One in four homes sold in Q1 were distressed properties


New data from RealtyTrac shows falling prices and increasing frequency of sales of distressed properties, with improving process times for aggressively priced short sales.

Short sales and foreclosures

According to RealtyTrac, one in four homes sold in the first quarter of 2012 were distressed properties, reaching 26 percent of all sales, up from 22 percent the previous quarter. RealtyTrac data also reveals that foreclosure homes sold for an average of $161,214, a 27 percent discount compared to non-distressed homes sold. Short sale homes accounted for 12 percent of all homes sold in the first quarter, for an average price of $175,461, the lowest level since RealtyTrac began tracking foreclosures seven years ago.

“Foreclosure-related sales picked up in the first quarter, particularly pre-foreclosure sales where a distressed homeowner is selling to avoid foreclosure — typically via short sale,” said Brandon Moore, chief executive officer of RealtyTrac. “Those pre-foreclosure sales hit a three-year high in the first quarter even as the average pre-foreclosure sales price dropped to a record low for our report.”

Moore continued, “Meanwhile the average price of a bank-owned home is stabilizing and even increasing in some areas where a slowdown in REO activity over the past year has resulted in a restricted supply of REO homes available. Still, REO sales did increase on a quarterly basis in 21 states, indicating that lenders are still working through a bottleneck of unsold REO inventory in many areas.”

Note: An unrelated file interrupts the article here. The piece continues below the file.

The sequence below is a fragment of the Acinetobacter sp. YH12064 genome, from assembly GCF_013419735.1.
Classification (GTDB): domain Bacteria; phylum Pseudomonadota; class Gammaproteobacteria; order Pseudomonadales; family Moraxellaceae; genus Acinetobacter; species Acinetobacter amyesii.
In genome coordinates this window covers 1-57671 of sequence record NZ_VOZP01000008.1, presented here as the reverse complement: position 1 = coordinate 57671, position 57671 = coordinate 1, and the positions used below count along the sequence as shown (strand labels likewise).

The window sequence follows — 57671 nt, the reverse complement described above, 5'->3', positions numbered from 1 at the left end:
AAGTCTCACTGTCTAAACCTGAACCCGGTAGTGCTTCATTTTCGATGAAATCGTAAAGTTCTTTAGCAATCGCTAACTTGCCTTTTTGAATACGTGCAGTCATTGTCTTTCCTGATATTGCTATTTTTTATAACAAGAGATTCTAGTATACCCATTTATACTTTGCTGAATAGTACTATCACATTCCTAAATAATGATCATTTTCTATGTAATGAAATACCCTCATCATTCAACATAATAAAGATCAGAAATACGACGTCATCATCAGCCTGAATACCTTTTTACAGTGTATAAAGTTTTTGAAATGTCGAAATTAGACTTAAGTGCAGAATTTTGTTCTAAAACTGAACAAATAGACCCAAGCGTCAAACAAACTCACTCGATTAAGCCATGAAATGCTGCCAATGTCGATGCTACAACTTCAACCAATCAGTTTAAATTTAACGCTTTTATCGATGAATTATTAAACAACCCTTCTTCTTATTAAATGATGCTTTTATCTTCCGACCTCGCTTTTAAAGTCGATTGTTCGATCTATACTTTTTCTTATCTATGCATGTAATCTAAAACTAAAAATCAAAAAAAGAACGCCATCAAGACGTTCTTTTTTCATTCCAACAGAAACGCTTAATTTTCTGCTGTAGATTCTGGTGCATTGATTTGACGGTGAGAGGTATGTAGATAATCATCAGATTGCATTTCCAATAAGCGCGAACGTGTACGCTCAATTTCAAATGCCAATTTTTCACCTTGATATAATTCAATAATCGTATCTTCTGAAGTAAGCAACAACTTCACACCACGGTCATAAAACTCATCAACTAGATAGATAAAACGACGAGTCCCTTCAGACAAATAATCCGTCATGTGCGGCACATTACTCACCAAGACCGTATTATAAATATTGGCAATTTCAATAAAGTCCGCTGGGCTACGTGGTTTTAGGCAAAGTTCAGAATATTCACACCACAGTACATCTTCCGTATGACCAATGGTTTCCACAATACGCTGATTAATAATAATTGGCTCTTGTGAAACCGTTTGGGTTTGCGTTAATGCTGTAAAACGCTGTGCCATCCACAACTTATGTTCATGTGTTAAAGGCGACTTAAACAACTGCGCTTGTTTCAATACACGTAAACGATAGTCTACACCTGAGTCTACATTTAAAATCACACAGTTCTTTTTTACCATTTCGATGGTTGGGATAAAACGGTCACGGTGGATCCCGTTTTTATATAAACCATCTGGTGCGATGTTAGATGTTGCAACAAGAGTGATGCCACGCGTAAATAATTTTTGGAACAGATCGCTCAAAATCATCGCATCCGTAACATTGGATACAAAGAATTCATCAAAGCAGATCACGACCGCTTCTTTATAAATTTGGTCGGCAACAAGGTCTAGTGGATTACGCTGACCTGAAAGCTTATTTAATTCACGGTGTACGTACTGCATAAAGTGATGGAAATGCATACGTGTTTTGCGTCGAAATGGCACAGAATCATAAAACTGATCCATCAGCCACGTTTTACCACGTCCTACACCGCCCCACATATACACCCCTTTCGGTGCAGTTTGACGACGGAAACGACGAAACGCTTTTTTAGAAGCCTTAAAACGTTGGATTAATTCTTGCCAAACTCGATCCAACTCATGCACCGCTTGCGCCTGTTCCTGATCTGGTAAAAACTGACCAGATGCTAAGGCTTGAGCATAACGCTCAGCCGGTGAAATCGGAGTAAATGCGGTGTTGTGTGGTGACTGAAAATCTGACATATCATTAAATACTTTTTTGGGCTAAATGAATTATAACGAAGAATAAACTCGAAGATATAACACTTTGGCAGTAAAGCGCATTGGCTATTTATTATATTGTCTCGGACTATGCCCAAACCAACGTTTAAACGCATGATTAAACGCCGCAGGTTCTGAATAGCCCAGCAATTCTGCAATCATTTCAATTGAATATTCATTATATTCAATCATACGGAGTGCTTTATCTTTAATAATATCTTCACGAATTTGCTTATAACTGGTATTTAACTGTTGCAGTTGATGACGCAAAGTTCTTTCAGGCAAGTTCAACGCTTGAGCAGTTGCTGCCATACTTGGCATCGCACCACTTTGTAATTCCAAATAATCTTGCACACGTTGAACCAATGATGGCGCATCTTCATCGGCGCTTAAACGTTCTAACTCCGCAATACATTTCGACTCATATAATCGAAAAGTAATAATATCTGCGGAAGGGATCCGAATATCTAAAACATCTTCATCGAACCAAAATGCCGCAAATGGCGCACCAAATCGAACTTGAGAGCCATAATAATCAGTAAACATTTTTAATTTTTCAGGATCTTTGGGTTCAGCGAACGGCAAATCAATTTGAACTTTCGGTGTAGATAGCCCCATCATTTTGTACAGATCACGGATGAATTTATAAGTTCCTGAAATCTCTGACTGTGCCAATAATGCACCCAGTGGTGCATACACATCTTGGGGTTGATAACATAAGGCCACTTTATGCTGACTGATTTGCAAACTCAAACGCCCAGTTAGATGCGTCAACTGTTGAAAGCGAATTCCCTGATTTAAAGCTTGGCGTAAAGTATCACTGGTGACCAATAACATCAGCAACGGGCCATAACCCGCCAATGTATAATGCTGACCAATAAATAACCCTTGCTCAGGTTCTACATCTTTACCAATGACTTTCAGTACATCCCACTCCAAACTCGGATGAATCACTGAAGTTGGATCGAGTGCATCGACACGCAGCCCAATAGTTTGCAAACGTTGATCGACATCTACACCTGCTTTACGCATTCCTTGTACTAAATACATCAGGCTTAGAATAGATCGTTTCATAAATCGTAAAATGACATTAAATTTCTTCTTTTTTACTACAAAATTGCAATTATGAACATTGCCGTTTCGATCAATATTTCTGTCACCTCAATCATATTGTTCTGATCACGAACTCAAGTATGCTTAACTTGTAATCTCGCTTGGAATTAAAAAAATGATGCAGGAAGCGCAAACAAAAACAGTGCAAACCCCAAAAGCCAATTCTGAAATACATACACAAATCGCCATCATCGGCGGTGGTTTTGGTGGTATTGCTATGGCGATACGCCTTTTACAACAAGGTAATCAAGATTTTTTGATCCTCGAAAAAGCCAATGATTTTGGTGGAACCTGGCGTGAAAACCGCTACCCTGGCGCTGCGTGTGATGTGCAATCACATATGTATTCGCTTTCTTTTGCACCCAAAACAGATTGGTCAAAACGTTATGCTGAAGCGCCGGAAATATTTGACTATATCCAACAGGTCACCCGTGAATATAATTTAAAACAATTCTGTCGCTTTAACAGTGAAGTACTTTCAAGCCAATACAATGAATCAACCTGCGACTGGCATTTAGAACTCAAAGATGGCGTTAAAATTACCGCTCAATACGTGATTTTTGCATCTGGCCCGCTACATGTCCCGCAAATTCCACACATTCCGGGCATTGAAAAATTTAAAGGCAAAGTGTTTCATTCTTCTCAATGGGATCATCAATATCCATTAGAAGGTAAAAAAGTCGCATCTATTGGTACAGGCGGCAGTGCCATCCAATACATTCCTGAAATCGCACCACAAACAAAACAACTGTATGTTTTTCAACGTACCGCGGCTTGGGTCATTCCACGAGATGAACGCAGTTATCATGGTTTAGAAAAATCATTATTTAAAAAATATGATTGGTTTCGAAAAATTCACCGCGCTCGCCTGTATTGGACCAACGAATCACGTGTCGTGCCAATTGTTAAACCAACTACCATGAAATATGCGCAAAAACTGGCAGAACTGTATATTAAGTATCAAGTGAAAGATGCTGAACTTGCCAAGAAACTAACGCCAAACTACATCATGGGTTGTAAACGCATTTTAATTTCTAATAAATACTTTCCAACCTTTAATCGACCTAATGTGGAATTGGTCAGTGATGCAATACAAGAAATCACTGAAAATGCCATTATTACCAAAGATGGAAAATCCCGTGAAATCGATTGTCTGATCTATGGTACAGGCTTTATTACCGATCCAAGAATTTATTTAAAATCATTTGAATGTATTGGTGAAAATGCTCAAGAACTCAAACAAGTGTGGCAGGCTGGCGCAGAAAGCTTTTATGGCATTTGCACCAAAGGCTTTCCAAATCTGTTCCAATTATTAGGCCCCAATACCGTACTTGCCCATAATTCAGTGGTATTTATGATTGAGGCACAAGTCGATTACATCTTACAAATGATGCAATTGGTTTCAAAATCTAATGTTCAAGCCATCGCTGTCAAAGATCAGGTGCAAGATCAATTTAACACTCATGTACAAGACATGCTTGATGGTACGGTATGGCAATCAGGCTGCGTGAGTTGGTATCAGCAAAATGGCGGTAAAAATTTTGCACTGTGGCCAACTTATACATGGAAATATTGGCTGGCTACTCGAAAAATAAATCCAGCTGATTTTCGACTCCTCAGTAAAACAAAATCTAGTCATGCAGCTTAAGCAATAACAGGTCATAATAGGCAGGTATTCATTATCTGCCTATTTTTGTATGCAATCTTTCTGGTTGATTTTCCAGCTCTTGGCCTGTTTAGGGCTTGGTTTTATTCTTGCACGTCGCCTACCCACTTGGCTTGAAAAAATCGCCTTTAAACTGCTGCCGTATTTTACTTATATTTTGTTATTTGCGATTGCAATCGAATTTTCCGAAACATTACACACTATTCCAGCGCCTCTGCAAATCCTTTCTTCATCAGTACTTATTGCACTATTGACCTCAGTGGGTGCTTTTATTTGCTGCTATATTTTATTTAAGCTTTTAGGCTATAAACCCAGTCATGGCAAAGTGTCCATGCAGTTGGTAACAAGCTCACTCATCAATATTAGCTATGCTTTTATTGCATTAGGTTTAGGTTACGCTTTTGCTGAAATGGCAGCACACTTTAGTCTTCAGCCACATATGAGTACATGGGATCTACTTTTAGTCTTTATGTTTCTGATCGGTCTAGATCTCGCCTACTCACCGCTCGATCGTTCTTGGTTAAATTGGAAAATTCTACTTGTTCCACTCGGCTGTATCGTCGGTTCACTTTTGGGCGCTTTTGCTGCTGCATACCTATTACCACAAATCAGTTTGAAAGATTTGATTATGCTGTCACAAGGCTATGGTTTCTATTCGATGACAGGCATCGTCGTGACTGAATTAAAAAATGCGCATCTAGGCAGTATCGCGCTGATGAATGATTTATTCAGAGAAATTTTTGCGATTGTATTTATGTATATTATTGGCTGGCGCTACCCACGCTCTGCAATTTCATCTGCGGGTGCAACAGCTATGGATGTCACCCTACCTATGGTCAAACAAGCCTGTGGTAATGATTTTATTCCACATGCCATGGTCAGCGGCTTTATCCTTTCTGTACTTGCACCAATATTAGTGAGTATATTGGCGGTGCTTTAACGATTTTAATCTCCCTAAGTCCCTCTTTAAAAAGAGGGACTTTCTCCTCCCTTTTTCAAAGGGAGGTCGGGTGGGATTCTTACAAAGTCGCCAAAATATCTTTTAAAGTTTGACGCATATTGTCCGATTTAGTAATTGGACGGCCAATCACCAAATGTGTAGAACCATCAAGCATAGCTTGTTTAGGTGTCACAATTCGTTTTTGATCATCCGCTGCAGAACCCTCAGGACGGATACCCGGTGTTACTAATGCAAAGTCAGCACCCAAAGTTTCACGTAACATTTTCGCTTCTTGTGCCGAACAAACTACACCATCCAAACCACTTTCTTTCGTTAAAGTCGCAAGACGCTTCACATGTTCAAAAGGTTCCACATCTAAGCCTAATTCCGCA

Processing times, regional performance

During the first quarter, it took an average of 306 days to complete a short sale, and 370 days to process a foreclosure. “Lenders are approving more aggressively priced short sales, which in turn is resulting in more successful short sale transactions,” Moore said.

As short sales and foreclosure sales rose in the first quarters, REOs fell 15 percent over the year, accounting for only 14 percent of all sales during the period.

Nevada, where housing bubbled during the boom and sank during the bust, had more distressed property sales than any other state, followed by California and Georgia, RealtyTrac said.

Among the nation’s 20 largest metropolitan statistical areas, those with the biggest annual increases in pre-foreclosure sales were Atlanta (78 percent), Detroit (75 percent), San Antonio (74 percent), Sacramento (70 percent), and Dallas (69 percent).

Metro areas with the biggest annual increases in REO sales were Minneapolis (33 percent), Boston (30 percent), Philadelphia (22 percent), Atlanta (15 percent), and Chicago (13 percent).

via: Tara Steele

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